We have mixed feelings on God in these parts, but it turns out "He" had one thing right: if you threaten to punish bad deeds with an eternity spent in fiery misery, people shape up really fast. Or so says a new study that found that countries where there is a strong belief in hell also have lower crime rates. Who needs the law when you've got fire and brimstone?
The study was conducted by Azim Shariff, of the University of Oregon, and Mijke Rhemtulla, of the University of Kansas. They used survey data taken between 1981 and 2007 from nearly 150,000 people in 67 different countries. These people were asked if they believed in "Heaven," "Hell," and "God." The researchers then calculated crime rates using UN crime statistics that covered everything form auto theft to human trafficking. What they found was that having a stronger belief in hell led to less crime, but the same wasn't true for believing in heaven. In fact, those countries that had a stronger belief in heaven had higher crime rates, and the bigger the gap between the belief in heaven and hell, the worse the crime rate.
Interestingly, religious belief in general didn't have any effect on crime. According to Shariff,
Once you split religion into different constructs (a belief in hell versus heaven, for example), you begin to see different relationships. In this study, we found two differences that go in opposite directions. If you look at overall religious belief, these separate directions are washed out and you don't see anything.
The researchers say these results fit with the idea that supernatural punishment was an invention of ancient societies which spread and took hold because it was so good at keeping people in line and getting them to cooperate with each other. As for why our modern ideas of heaven and hell are connected with crime, Shariff has this theory:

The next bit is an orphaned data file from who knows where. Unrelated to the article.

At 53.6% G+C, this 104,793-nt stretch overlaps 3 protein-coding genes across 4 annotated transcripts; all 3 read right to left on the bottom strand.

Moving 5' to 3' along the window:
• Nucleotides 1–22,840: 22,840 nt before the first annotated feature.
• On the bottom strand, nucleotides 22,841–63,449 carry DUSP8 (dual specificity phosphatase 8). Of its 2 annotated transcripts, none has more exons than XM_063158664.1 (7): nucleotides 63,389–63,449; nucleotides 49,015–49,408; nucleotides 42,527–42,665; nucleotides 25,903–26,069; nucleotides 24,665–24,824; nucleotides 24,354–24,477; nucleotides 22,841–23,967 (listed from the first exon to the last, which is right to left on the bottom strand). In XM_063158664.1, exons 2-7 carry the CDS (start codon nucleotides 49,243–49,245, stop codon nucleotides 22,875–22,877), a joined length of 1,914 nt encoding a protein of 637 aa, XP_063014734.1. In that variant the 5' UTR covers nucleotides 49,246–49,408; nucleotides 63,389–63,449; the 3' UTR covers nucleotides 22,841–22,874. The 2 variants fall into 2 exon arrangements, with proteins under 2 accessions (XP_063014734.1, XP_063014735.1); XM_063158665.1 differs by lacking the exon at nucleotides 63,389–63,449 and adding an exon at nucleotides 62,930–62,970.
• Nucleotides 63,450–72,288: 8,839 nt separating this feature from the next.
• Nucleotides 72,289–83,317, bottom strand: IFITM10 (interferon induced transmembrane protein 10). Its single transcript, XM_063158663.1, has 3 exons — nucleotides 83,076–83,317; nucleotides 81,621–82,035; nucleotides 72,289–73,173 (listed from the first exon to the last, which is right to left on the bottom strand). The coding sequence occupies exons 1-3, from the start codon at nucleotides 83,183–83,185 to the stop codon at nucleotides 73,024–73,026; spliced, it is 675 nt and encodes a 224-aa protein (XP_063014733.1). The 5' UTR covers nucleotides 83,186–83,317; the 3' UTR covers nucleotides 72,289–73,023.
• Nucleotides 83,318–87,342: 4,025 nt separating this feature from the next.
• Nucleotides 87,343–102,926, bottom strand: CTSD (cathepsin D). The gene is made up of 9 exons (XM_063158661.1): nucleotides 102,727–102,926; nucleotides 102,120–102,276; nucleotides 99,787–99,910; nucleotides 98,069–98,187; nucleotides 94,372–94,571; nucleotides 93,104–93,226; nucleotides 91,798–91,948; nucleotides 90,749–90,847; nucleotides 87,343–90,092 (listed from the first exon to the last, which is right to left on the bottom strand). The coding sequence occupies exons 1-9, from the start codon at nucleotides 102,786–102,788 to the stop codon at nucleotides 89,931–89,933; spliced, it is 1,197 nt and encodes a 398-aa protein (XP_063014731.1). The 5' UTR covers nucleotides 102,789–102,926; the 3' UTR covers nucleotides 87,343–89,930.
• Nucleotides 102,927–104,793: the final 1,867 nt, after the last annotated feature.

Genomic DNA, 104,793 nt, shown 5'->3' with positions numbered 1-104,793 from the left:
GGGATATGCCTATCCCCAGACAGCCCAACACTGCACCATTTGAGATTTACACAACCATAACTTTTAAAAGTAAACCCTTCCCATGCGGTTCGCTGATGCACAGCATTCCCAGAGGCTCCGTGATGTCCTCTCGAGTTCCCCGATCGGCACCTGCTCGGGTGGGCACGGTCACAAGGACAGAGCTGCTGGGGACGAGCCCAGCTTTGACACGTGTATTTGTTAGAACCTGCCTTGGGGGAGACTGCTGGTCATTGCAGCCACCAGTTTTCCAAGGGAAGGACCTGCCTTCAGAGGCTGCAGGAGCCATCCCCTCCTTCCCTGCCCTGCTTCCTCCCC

At this stage, we can only speculate about mechanisms, but it's possible that people who don't believe in the possibility of punishment in the afterlife feel like they can get away with unethical behavior. There is less of a divine deterrent.
True, but surely even if you don't believe in hell, you can bring yourself to believe in the proven possibility that you might spend a significant chunk of time in prison here on Earth, which you'd think would be as much or more of a deterrent than the faraway chance that you mind end up spending eternity sitting on an uncomfortable bench wedged between Ann Coulter and Donald Trump in a giant overheated room with no windows and not even a vending machine in sight.
But probably the real takeaway here is that people need something supernatural—bigger than themselves—to scare them off from a life of crime. So, in these times of deep budget cuts across America, maybe the way for police department to handle their thinly stretched budgets is to pull off large scale hoaxes instead of trying to patrol the streets. If the Devil's not enough to keep people out of trouble, rumors of a giant alien who's taken up residence in the local quarry and likes to feed on car thieves and flashers might do the trick. Is spreading such falsehoods unethical? Sure it is. But what's the worst that can happen? They'll go to hell for lying?
Hell Helps Keep Society Safe [LiveScience]
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